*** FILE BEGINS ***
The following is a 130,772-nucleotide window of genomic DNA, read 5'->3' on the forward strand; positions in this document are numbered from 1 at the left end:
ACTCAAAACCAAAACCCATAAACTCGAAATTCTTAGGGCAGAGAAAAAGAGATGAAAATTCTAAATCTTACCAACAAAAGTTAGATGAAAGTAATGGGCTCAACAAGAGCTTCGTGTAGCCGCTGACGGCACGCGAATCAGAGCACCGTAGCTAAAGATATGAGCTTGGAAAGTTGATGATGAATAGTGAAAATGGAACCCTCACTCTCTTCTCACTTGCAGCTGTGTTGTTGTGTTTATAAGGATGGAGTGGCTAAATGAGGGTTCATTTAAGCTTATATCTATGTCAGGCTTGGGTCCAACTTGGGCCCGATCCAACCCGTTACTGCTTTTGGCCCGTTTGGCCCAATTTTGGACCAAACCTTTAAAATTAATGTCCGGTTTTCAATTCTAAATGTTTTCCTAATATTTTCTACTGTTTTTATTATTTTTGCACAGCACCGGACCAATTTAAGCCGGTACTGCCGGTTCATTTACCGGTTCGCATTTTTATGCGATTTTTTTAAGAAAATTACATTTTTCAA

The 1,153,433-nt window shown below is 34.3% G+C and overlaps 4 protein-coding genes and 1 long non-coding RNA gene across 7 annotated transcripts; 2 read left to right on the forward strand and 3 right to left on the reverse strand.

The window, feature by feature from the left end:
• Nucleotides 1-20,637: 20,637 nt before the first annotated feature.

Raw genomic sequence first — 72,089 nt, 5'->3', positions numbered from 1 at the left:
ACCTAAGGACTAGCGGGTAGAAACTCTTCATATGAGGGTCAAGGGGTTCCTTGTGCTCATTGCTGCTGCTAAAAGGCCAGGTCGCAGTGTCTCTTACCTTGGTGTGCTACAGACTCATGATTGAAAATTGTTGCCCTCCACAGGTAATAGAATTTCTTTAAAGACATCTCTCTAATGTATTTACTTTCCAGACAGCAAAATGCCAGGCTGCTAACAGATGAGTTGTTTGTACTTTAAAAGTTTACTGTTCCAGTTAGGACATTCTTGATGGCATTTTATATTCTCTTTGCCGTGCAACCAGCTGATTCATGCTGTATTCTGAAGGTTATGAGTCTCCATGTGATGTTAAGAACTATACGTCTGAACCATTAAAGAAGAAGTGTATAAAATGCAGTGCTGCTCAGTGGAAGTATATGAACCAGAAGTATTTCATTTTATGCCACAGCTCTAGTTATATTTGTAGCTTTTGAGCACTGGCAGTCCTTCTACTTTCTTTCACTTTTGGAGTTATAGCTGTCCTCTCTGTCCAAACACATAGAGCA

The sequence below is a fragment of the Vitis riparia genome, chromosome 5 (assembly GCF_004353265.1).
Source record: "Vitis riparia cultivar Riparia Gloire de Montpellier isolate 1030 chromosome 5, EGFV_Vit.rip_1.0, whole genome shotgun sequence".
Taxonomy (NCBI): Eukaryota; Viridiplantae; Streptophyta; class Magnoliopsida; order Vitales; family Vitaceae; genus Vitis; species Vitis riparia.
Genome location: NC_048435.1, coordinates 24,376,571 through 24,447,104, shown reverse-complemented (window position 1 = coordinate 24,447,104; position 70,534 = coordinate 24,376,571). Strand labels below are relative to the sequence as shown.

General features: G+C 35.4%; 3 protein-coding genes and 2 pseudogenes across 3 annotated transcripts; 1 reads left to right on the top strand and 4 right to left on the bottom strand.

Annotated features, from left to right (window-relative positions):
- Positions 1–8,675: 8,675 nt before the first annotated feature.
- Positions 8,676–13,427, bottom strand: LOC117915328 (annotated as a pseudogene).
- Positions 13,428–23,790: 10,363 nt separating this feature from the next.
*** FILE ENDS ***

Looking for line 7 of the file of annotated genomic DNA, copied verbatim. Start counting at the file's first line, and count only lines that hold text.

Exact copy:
ACCTAAGGACTAGCGGGTAGAAACTCTTCATATGAGGGTCAAGGGGTTCCTTGTGCTCATTGCTGCTGCTAAAAGGCCAGGTCGCAGTGTCTCTTACCTTGGTGTGCTACAGACTCATGATTGAAAATTGTTGCCCTCCACAGGTAATAGAATTTCTTTAAAGACATCTCTCTAATGTATTTACTTTCCAGACAGCAAAATGCCAGGCTGCTAACAGATGAGTTGTTTGTACTTTAAAAGTTTACTGTTCCAGTTAGGACATTCTTGATGGCATTTTATATTCTCTTTGCCGTGCAACCAGCTGATTCATGCTGTATTCTGAAGGTTATGAGTCTCCATGTGATGTTAAGAACTATACGTCTGAACCATTAAAGAAGAAGTGTATAAAATGCAGTGCTGCTCAGTGGAAGTATATGAACCAGAAGTATTTCATTTTATGCCACAGCTCTAGTTATATTTGTAGCTTTTGAGCACTGGCAGTCCTTCTACTTTCTTTCACTTTTGGAGTTATAGCTGTCCTCTCTGTCCAAACACATAGAGCA